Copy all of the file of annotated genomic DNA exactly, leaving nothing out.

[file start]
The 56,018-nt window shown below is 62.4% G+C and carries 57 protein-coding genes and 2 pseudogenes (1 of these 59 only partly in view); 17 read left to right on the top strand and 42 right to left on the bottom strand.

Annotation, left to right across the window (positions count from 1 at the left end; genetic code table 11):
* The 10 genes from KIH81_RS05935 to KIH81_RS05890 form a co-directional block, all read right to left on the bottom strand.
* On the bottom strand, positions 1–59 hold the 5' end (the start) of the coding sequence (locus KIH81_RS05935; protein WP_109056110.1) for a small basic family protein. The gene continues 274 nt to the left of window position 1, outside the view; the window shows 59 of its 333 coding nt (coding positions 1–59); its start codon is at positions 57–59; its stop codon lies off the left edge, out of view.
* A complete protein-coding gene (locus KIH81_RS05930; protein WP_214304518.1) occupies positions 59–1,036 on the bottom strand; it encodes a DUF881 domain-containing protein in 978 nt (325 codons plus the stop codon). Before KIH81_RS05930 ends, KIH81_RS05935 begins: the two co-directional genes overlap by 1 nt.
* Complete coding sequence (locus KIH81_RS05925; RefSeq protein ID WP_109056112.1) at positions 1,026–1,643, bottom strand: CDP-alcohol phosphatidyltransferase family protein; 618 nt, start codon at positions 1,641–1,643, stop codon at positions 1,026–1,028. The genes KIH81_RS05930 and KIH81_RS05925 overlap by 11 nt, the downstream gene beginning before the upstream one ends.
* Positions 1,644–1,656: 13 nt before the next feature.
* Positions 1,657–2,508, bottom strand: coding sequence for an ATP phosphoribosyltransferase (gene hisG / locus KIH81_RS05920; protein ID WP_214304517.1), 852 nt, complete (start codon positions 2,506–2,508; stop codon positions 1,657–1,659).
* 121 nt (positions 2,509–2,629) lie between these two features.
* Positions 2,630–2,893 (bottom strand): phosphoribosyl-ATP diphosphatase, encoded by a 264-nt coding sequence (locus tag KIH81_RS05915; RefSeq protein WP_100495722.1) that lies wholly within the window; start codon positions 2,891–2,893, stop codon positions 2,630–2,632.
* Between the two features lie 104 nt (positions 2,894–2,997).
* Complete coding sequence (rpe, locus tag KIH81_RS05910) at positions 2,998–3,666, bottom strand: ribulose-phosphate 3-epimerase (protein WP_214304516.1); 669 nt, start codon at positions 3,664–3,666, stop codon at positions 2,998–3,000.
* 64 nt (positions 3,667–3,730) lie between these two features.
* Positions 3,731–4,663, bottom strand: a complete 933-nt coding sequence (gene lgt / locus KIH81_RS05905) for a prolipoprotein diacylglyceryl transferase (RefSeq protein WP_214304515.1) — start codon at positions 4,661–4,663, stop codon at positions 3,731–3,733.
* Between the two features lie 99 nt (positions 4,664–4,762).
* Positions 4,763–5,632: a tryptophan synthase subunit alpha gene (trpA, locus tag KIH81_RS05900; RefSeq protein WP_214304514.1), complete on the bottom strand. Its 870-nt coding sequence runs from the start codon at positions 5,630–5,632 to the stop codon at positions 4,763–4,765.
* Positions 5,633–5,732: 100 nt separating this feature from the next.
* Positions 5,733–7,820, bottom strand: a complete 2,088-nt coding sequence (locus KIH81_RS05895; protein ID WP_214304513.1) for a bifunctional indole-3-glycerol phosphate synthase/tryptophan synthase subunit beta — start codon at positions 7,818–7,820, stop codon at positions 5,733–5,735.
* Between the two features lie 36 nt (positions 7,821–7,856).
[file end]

The 56,018-nt window shown below is 62.4% G+C and carries 57 protein-coding genes and 2 pseudogenes (1 of these 59 only partly in view); 17 read left to right on the top strand and 42 right to left on the bottom strand.

Annotation, left to right across the window (positions count from 1 at the left end; genetic code table 11):
* The 10 genes from KIH81_RS05935 to KIH81_RS05890 form a co-directional block, all read right to left on the bottom strand.
* On the bottom strand, positions 1–59 hold the 5' end (the start) of the coding sequence (locus KIH81_RS05935; protein WP_109056110.1) for a small basic family protein. The gene continues 274 nt to the left of window position 1, outside the view; the window shows 59 of its 333 coding nt (coding positions 1–59); its start codon is at positions 57–59; its stop codon lies off the left edge, out of view.
* A complete protein-coding gene (locus KIH81_RS05930; protein WP_214304518.1) occupies positions 59–1,036 on the bottom strand; it encodes a DUF881 domain-containing protein in 978 nt (325 codons plus the stop codon). Before KIH81_RS05930 ends, KIH81_RS05935 begins: the two co-directional genes overlap by 1 nt.
* Complete coding sequence (locus KIH81_RS05925; RefSeq protein ID WP_109056112.1) at positions 1,026–1,643, bottom strand: CDP-alcohol phosphatidyltransferase family protein; 618 nt, start codon at positions 1,641–1,643, stop codon at positions 1,026–1,028. The genes KIH81_RS05930 and KIH81_RS05925 overlap by 11 nt, the downstream gene beginning before the upstream one ends.
* Positions 1,644–1,656: 13 nt before the next feature.
* Positions 1,657–2,508, bottom strand: coding sequence for an ATP phosphoribosyltransferase (gene hisG / locus KIH81_RS05920; protein ID WP_214304517.1), 852 nt, complete (start codon positions 2,506–2,508; stop codon positions 1,657–1,659).
* 121 nt (positions 2,509–2,629) lie between these two features.
* Positions 2,630–2,893 (bottom strand): phosphoribosyl-ATP diphosphatase, encoded by a 264-nt coding sequence (locus tag KIH81_RS05915; RefSeq protein WP_100495722.1) that lies wholly within the window; start codon positions 2,891–2,893, stop codon positions 2,630–2,632.
* Between the two features lie 104 nt (positions 2,894–2,997).
* Complete coding sequence (rpe, locus tag KIH81_RS05910) at positions 2,998–3,666, bottom strand: ribulose-phosphate 3-epimerase (protein WP_214304516.1); 669 nt, start codon at positions 3,664–3,666, stop codon at positions 2,998–3,000.
* 64 nt (positions 3,667–3,730) lie between these two features.
* Positions 3,731–4,663, bottom strand: a complete 933-nt coding sequence (gene lgt / locus KIH81_RS05905) for a prolipoprotein diacylglyceryl transferase (RefSeq protein WP_214304515.1) — start codon at positions 4,661–4,663, stop codon at positions 3,731–3,733.
* Between the two features lie 99 nt (positions 4,664–4,762).
* Positions 4,763–5,632: a tryptophan synthase subunit alpha gene (trpA, locus tag KIH81_RS05900; RefSeq protein WP_214304514.1), complete on the bottom strand. Its 870-nt coding sequence runs from the start codon at positions 5,630–5,632 to the stop codon at positions 4,763–4,765.
* Positions 5,633–5,732: 100 nt separating this feature from the next.
* Positions 5,733–7,820, bottom strand: a complete 2,088-nt coding sequence (locus KIH81_RS05895; protein ID WP_214304513.1) for a bifunctional indole-3-glycerol phosphate synthase/tryptophan synthase subunit beta — start codon at positions 7,818–7,820, stop codon at positions 5,733–5,735.
* Between the two features lie 36 nt (positions 7,821–7,856).